The Hong Kong branch of HSBC Holdings Plc's Swiss private banking business was fined HK$400 million after losing its appeal against a 2015 ruling for misconduct in selling products linked to the now-defunct Lehman Brothers Holdings Inc.
HSBC Private Bank (Suisse) SA will have its license to give advice on securities suspended and its license to deal in securities partially suspended, each for a period of one year, the city's Securities and Futures Commission said Nov. 21. The partial suspension means the branch is only allowed to handle trading in listed securities for clients, as well as to provide advice to clients incidental to such trading.
In July 2015, the securities regulator imposed a fine of HK$605 million on the unit for allegedly failing to inform clients of the risks associated with its products, including notes issued and guaranteed by Lehman Brothers, which were sold between 2003 and 2008. The fine was then appealed by the bank in October 2015, with hearings held in May and September 2016, the South China Morning Post reported Nov. 21.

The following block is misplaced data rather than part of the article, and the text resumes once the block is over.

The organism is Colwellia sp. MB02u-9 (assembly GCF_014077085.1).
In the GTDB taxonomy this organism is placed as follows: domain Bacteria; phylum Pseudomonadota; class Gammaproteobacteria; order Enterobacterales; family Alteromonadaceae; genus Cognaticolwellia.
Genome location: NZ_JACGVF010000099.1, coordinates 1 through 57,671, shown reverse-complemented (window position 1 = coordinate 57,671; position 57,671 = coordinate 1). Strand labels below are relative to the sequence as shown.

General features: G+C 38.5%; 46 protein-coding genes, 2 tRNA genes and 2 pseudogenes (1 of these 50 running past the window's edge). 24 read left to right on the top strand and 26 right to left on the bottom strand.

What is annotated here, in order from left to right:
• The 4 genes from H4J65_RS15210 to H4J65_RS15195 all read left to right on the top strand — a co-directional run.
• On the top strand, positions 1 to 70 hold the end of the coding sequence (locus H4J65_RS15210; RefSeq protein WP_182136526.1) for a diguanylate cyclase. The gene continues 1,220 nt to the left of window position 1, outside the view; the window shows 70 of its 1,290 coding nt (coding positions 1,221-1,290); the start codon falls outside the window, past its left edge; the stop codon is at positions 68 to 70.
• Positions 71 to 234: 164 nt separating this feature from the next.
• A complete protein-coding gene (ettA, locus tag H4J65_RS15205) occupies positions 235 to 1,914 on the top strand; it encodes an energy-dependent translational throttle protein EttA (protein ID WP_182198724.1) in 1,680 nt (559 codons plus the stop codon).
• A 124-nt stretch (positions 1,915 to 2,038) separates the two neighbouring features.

The Securities and Futures Appeals Tribunal said the unit was "culpable of material systemic failings in its marketing and sale of derivative products" at that time. The culpability was "extensive," as the move caused substantial losses for many, it added.
However, the tribunal placed the four areas of the unit's misconduct alleged by the SFC under the category of "failure to ensure suitability of product," cutting the fine to HK$400 million.
HSBC said in a statement that the suspension would not affect its private banking business because its Hong Kong operations were no longer carried out by the legal entity whose licenses had been revoked, the SCMP noted.